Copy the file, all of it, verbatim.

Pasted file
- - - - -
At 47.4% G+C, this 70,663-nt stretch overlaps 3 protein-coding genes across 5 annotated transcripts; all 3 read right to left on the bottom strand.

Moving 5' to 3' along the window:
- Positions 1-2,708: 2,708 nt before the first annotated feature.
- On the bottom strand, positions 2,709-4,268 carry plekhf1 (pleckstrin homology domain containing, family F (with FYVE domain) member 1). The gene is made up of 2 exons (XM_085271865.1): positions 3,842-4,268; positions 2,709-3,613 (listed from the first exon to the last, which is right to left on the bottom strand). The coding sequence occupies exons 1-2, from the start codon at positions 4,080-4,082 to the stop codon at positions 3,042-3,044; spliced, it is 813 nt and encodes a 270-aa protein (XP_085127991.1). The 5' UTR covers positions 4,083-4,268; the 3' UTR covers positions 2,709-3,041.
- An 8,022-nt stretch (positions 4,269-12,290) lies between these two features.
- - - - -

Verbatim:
At 47.4% G+C, this 70,663-nt stretch overlaps 3 protein-coding genes across 5 annotated transcripts; all 3 read right to left on the bottom strand.

Moving 5' to 3' along the window:
- Positions 1-2,708: 2,708 nt before the first annotated feature.
- On the bottom strand, positions 2,709-4,268 carry plekhf1 (pleckstrin homology domain containing, family F (with FYVE domain) member 1). The gene is made up of 2 exons (XM_085271865.1): positions 3,842-4,268; positions 2,709-3,613 (listed from the first exon to the last, which is right to left on the bottom strand). The coding sequence occupies exons 1-2, from the start codon at positions 4,080-4,082 to the stop codon at positions 3,042-3,044; spliced, it is 813 nt and encodes a 270-aa protein (XP_085127991.1). The 5' UTR covers positions 4,083-4,268; the 3' UTR covers positions 2,709-3,041.
- An 8,022-nt stretch (positions 4,269-12,290) lies between these two features.